Heart failure patients who got individualized nutritional support during hospitalization had lower rates of mortality after discharge, a recent study found.
This secondary analysis of the open-label Effect of early nutritional support on Frailty, Functional Outcomes and Recovery of malnourished medical inpatients Trial (EFFORT) included 645 heart failure patients in Switzerland (36% admitted with acute decompensation, the rest for other diagnoses). All EFFORT participants had at least three points on the Nutritional Risk Screening (NRS) 2002 and an expected length of stay greater than four days. During hospitalization, they were randomized to either standard hospital food or protocol-guided individualized nutritional support to reach energy, protein, and micronutrient goals. Results were published by JACC on May 3.
Patients with higher severity of malnutrition according to the NRS 2002 had higher mortality risk during 180 days of follow-up (odds ratio per 1-point increase, 1.65; 95% CI, 1.21 to 2.24; P=0.001). The mortality rate was significantly lower at 30 days in patients who got individualized nutrition support (8.4% vs. 14.8%; odds ratio [OR], 0.44 [95% CI, 0.26 to 0.75]; P=0.002) and remained so at 180 days. Intervention group patients also had a lower rate of major cardiovascular events at 30 days (17.4% vs. 26.9%; OR, 0.50 [95% CI, 0.34 to 0.75]; P=0.001). The study also found that patients at high nutritional risk showed the most benefit from nutritional support.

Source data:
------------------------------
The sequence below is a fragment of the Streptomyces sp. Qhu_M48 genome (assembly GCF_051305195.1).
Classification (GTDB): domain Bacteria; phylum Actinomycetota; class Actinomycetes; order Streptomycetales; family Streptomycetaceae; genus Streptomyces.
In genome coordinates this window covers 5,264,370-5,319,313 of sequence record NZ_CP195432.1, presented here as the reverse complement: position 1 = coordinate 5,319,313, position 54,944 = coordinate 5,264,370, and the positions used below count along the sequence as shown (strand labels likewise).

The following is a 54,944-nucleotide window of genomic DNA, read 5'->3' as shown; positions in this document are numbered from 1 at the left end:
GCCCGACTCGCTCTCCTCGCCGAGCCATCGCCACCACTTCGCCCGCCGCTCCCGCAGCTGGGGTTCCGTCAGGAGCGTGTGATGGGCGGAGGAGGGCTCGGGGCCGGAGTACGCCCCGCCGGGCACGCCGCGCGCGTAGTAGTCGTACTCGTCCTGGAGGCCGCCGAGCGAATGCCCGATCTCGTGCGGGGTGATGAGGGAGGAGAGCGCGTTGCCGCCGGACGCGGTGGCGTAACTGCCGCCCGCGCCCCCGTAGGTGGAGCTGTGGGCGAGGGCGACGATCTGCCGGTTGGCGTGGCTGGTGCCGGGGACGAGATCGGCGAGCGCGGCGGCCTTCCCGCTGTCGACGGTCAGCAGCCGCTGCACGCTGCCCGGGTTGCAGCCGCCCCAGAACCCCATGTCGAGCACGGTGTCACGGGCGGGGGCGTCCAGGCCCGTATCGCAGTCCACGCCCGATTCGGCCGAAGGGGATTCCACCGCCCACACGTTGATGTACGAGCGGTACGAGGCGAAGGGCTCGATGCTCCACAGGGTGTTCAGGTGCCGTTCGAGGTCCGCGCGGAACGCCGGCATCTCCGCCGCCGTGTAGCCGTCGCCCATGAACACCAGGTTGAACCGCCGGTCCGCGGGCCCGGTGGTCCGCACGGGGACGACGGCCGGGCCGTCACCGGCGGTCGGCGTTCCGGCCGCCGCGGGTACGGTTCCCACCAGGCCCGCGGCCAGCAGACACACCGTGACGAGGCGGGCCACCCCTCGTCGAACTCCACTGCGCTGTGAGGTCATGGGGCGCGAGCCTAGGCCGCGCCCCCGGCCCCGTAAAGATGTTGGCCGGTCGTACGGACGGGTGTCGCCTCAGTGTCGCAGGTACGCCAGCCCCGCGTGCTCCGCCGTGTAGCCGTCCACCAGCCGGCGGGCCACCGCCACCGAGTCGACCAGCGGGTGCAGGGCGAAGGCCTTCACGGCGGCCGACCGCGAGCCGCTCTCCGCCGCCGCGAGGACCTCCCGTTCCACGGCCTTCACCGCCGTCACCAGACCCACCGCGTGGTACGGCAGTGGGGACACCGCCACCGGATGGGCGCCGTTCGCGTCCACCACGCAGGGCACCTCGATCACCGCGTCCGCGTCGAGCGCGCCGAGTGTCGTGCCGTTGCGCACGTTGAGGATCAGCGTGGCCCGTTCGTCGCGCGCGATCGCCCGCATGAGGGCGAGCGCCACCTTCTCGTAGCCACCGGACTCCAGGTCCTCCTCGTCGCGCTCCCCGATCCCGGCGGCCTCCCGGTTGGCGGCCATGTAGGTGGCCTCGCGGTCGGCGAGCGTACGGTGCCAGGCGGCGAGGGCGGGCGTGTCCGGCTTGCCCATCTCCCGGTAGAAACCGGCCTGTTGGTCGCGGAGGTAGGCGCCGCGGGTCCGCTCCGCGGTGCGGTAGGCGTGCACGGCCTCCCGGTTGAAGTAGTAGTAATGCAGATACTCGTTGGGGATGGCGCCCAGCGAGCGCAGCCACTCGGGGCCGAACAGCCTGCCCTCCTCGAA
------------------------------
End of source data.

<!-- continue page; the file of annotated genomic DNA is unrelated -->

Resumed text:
The authors concluded that the results “support malnutrition screening upon hospital admission followed by an individualized nutritional support strategy in this vulnerable patient population.” They noted that the trial doesn't “provide evidence for effects of single nutritional components, but rather suggests that the overall strategy of providing nutritional support to reach different nutritional goals during a hospital stay for an acute illness is beneficial for patients with chronic heart failure.” They called for validation of their findings and research into nutritional support for outpatients with heart failure.
An accompanying editorial highlighted the fact that the effects of the intervention differed by patient subgroup, noting that “the patients who appeared to benefit most were men older than 78 years with systolic heart failure and other acute and chronic medical illnesses.” All hospitalized patients should receive nutritional assessment, the editorialist wrote, adding that the real challenge is how to determine which patients with heart failure and nutritional risk benefit from medical nutrition therapy.